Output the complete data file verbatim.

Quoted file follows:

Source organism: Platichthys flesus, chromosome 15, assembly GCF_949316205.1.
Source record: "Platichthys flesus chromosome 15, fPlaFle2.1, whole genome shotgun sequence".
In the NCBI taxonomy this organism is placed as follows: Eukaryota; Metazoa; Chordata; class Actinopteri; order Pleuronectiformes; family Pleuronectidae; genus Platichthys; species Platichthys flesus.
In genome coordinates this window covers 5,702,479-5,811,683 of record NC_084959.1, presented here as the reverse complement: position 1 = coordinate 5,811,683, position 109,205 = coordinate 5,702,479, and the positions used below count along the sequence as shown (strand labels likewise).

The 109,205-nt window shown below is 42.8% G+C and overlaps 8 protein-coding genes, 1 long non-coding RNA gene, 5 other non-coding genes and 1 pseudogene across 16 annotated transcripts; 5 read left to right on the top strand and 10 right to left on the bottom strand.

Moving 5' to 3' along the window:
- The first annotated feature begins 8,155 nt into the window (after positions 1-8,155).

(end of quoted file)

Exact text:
Source organism: Platichthys flesus, chromosome 15, assembly GCF_949316205.1.
Source record: "Platichthys flesus chromosome 15, fPlaFle2.1, whole genome shotgun sequence".
In the NCBI taxonomy this organism is placed as follows: Eukaryota; Metazoa; Chordata; class Actinopteri; order Pleuronectiformes; family Pleuronectidae; genus Platichthys; species Platichthys flesus.
In genome coordinates this window covers 5,702,479-5,811,683 of record NC_084959.1, presented here as the reverse complement: position 1 = coordinate 5,811,683, position 109,205 = coordinate 5,702,479, and the positions used below count along the sequence as shown (strand labels likewise).

The 109,205-nt window shown below is 42.8% G+C and overlaps 8 protein-coding genes, 1 long non-coding RNA gene, 5 other non-coding genes and 1 pseudogene across 16 annotated transcripts; 5 read left to right on the top strand and 10 right to left on the bottom strand.

Moving 5' to 3' along the window:
- The first annotated feature begins 8,155 nt into the window (after positions 1-8,155).